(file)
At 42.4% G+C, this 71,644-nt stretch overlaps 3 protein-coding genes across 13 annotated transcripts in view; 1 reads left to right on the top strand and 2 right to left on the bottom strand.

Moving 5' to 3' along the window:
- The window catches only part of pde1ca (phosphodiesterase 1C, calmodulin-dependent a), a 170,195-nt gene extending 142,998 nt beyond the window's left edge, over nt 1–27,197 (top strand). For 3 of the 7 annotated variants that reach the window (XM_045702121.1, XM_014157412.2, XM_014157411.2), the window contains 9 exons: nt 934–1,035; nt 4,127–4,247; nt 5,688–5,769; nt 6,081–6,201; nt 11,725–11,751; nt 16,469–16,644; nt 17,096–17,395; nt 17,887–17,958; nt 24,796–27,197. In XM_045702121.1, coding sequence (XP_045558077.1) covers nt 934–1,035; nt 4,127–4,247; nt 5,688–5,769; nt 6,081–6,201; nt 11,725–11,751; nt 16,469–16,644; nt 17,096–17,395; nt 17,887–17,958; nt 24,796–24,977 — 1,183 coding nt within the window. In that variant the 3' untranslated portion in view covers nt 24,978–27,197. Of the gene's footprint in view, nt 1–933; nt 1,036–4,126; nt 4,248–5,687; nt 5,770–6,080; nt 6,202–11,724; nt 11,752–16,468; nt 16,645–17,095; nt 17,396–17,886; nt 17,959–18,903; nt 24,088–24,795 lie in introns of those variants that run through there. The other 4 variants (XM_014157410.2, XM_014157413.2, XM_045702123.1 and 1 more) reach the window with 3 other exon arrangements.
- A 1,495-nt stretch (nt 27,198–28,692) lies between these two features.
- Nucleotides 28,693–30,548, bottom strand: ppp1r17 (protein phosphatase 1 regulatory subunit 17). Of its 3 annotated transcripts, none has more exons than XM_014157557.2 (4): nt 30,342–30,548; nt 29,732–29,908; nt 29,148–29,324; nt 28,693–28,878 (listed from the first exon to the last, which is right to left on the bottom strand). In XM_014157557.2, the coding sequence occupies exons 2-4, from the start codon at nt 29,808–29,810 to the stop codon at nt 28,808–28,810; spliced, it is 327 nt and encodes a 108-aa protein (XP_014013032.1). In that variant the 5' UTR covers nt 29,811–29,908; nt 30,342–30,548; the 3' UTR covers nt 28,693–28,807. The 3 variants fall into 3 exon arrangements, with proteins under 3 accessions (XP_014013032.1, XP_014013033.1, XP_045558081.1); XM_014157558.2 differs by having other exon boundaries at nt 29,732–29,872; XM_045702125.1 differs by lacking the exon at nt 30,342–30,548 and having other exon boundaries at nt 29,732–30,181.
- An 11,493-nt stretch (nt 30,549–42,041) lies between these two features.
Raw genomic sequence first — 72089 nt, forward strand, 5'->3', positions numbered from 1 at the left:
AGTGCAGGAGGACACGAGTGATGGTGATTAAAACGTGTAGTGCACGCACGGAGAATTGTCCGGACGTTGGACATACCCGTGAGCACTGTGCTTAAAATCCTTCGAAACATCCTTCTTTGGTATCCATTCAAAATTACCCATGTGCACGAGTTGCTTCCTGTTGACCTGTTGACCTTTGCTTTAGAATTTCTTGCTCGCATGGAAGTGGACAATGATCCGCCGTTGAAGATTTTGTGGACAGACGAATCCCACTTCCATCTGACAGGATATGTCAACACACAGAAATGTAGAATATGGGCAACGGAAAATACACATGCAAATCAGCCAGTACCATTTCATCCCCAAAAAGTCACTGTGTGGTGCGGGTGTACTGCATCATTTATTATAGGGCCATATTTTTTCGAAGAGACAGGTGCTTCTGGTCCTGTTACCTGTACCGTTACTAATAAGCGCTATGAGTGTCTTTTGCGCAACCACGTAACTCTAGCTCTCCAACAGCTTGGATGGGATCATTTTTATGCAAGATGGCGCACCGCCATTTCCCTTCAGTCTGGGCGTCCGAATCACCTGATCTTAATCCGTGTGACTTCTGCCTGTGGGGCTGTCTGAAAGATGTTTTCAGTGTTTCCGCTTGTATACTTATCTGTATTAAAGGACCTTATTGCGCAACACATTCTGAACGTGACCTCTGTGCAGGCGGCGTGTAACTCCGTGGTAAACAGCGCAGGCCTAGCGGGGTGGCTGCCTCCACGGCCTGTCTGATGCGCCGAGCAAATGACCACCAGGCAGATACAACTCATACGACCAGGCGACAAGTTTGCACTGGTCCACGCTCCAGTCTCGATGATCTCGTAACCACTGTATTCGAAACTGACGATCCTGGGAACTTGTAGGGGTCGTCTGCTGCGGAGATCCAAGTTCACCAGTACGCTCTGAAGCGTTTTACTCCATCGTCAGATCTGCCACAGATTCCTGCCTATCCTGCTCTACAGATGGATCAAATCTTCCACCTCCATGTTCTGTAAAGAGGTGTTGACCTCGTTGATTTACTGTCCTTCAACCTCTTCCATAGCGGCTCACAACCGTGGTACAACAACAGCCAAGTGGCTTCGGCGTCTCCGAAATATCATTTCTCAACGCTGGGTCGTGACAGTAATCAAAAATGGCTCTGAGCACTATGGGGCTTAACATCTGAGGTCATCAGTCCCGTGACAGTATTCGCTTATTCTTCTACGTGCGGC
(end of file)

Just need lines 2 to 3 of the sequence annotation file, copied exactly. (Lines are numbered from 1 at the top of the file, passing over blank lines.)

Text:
Moving 5' to 3' along the window:
- The window catches only part of pde1ca (phosphodiesterase 1C, calmodulin-dependent a), a 170,195-nt gene extending 142,998 nt beyond the window's left edge, over nt 1–27,197 (top strand). For 3 of the 7 annotated variants that reach the window (XM_045702121.1, XM_014157412.2, XM_014157411.2), the window contains 9 exons: nt 934–1,035; nt 4,127–4,247; nt 5,688–5,769; nt 6,081–6,201; nt 11,725–11,751; nt 16,469–16,644; nt 17,096–17,395; nt 17,887–17,958; nt 24,796–27,197. In XM_045702121.1, coding sequence (XP_045558077.1) covers nt 934–1,035; nt 4,127–4,247; nt 5,688–5,769; nt 6,081–6,201; nt 11,725–11,751; nt 16,469–16,644; nt 17,096–17,395; nt 17,887–17,958; nt 24,796–24,977 — 1,183 coding nt within the window. In that variant the 3' untranslated portion in view covers nt 24,978–27,197. Of the gene's footprint in view, nt 1–933; nt 1,036–4,126; nt 4,248–5,687; nt 5,770–6,080; nt 6,202–11,724; nt 11,752–16,468; nt 16,645–17,095; nt 17,396–17,886; nt 17,959–18,903; nt 24,088–24,795 lie in introns of those variants that run through there. The other 4 variants (XM_014157410.2, XM_014157413.2, XM_045702123.1 and 1 more) reach the window with 3 other exon arrangements.